I’m learning so much about chicken-keeping.
One parasite/disease at a time.
Frank has always had gnarly tree-trunk-esque feet. We just thought it was because she was older. Yes, they are much thicker because she’s our oldest bird but I realized a few weeks ago that there’s another reason that they’ve been scaly and gnarly.
Frank has scaly leg mites.
Now, I don’t EVER remember my parents’ chickens having things like this. Maybe Missouri just doesn’t have the same amount of diseases and parasites as Florida does. I’d like to chalk it up to the fact that Missouri gets a pretty good long freeze over the winter that might kill a lot of nasty little ground thingies while Florida does not. I don’t know. There might be plenty of people in MO who have dealt with scaly leg mites. You’ll have to let me know.
Anyways, I’d been used to seeing Frank’s ugly feet, but one day I noticed that Olive’s scales were looking raised and “scaly”. Before, they’d been nice and smooth. When I looked around online, the answer was pretty clear that the girls were dealing with scaly leg mites.
While these mites don’t make the chickens sick, they cause a lot of irritation, itchiness and pain. In fact, if left untreated, the chicken could go lame. Although I realize that these are just chickens, we feel that it’s our responsibility to do our (reasonable) best for them since we are their caretakers.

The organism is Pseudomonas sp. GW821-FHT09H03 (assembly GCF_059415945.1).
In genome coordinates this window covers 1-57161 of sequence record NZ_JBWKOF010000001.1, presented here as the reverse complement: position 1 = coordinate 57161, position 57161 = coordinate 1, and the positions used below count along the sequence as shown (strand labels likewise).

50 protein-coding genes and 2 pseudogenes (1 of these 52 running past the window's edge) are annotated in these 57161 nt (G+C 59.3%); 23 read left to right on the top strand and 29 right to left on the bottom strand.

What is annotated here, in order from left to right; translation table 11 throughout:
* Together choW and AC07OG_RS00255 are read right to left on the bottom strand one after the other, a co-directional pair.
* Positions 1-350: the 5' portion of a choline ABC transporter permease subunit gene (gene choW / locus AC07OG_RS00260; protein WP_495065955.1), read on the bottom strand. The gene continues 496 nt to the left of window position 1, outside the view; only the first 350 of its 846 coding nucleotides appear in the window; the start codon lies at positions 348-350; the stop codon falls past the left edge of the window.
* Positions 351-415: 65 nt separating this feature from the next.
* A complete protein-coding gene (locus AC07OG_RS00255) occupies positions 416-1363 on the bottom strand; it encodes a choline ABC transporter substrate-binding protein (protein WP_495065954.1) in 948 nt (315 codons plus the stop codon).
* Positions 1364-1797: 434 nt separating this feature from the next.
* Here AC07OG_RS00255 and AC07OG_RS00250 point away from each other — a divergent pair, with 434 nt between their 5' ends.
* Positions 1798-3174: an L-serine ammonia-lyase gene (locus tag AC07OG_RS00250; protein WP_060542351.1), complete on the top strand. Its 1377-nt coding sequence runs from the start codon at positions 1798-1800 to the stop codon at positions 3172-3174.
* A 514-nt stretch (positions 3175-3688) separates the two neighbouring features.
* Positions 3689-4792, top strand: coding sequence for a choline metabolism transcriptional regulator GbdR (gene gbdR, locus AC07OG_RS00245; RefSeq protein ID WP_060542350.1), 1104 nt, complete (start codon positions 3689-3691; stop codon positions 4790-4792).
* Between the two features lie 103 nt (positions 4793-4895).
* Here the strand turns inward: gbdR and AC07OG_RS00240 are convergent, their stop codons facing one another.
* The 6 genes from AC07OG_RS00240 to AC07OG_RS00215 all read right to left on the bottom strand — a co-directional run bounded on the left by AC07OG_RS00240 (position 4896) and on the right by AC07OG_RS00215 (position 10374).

In the case of leg mites, there’s a very easy fix.
You simply dip the chicken’s feet and legs into a jar of oil periodically to suffocate the leg mites and help to heal their skin and scales. I gently shake the chicken’s leg around in the jar to let out any air that’s under the loose scales and to help the oil reach up inside a bit higher.
I’ve read different treatments where you dip them once a day for a week. And then another where they said once a week for 12 weeks. I’ve decided to not worry about any set timing but to dip ’em whenever Mark can grab ’em and I think about it. When their legs look healthy, we’ll stop.
We keep a jar handy filled with olive oil and label it “Chicken Oil” just so it’s not somehow used for something human-related. I could definitely see Fly Guy getting all handy in the kitchen and making a stir-fry for dinner and accidentally using some . . . ew.
I also added about 3-4 drops of Tea Tree oil to our quart of olive oil. Tea tree oil is very good at killing mites. BUT, this is something you have to be VERY CAREFUL about!!! Tea Tree oil can actually be quite harmful to animals if ingested so if you decide to use it you need to use a tiny amount that is well diluted. I can’t vouch what is best for your animals but I was willing to try this amount on my birds.
After three weeks of use (off and on), I’ve noticed some improvement in the birds and absolutely no side effects from the tea tree oil. We’ve been very pleased with this treatment and will continue use it if the mites ever come back again.
Which, I’m sure they will.